Free Space Optical Communications on US Navy Carriers

We are currently in development of an eye-safe free space optical communication system for use aboard US Navy aircraft carriers. This system using infra red LEDs permits instantaneous two way optical communications from anywhere on the carrier flight deck to a 190 degree transceiver mounted on the ship's island. The technology uses a hand held PDA for data collection (via speech capture) and transmits the data to the ADMACS data system aboard the carrier at data rates of 1Mbps. Operations take place during all lighting and weather conditions and operate interference free from crowded RF and radar generated EMI environment.

Currently we are operating at 1Mbit data rates and have sucessfully tested at 10Mhz. We anticipate reaching 50Mhz using our new proprietary LED drive solutions and with a revision of our current receiver. Our extremely low noise optical receivers are capable of detecting as little as 10nA of radiant output from the emitter, are capable of operating in the brightest sunlight conditions, and operate at distances exceeding 2500 feet using hand pointed emitters. At lower data rates (10kbits) we can operate at up to 2.4km.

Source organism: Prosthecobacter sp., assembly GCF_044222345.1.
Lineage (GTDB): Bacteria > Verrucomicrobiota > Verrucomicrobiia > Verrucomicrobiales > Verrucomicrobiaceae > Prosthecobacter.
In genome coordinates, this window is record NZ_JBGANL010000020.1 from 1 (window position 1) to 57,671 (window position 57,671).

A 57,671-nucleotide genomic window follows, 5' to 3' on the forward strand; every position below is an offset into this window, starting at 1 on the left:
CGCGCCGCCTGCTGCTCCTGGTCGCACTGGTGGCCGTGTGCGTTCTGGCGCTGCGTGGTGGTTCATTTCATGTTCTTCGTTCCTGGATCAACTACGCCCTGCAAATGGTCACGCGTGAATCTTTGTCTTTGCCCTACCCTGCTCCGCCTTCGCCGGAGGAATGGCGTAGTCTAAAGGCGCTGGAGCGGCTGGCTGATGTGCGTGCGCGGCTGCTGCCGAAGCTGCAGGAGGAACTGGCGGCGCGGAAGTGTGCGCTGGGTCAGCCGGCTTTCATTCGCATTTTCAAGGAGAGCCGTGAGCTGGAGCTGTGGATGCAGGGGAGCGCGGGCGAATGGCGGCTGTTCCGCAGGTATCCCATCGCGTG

Sample image Photo shows location of the single island based optical transciever and the optical communication coverage where multiple 20 degree fields permit multiple optical data transfers simultaneously.

Sample image Carrier personnel use hand held optical transceiver to carry out two-way communcations with the island mounted receiver.

GPS-less optical localization

For a DARPA application we developed a method for localizing remote data sensors that are dropped randomly into an area of interest. The exact position of these devices cannot always be determined from GPS based reading and an alternative approach was needed. We developed an optically based localization system that included a 360 degree camera and free space optical communications device (left photo) which coexisted with the data sensor.

Together with a second device (right photo) that operates like a lighthouse, and communicates with the remote sensor via an infrared laser-based free space optical communications beam directed by a rotating mirror and gimbal system, we were able to provide accurate positioning of the remote sensors to within +/-2.5 inches.

Using the 360 degree camera system, the remote sensors were also able to self-locate based on observations of airborne optical signals from passing aircraft.

Sample image Sample image Left photo is 360 degree optical communications sensor that talks to other sensors via free-space optical communications at distances of up to 1000 ft. Right photo shows optical position device that provides precise localization data to the remote sensors via a laser based optical communications scheme.